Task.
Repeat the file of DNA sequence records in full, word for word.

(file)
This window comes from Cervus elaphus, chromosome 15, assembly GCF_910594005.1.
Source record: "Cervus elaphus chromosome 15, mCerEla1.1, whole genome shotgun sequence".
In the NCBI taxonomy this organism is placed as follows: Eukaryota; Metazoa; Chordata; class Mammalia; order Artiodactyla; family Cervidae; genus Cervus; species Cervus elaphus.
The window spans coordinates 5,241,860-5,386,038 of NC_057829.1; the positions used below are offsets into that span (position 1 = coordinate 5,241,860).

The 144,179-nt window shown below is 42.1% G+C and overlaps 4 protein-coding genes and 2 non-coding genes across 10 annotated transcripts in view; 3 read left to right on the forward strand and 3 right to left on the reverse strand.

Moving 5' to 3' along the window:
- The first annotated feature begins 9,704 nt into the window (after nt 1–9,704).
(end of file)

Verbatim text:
This window comes from Cervus elaphus, chromosome 15, assembly GCF_910594005.1.
Source record: "Cervus elaphus chromosome 15, mCerEla1.1, whole genome shotgun sequence".
In the NCBI taxonomy this organism is placed as follows: Eukaryota; Metazoa; Chordata; class Mammalia; order Artiodactyla; family Cervidae; genus Cervus; species Cervus elaphus.
The window spans coordinates 5,241,860-5,386,038 of NC_057829.1; the positions used below are offsets into that span (position 1 = coordinate 5,241,860).

The 144,179-nt window shown below is 42.1% G+C and overlaps 4 protein-coding genes and 2 non-coding genes across 10 annotated transcripts in view; 3 read left to right on the forward strand and 3 right to left on the reverse strand.

Moving 5' to 3' along the window:
- The first annotated feature begins 9,704 nt into the window (after nt 1–9,704).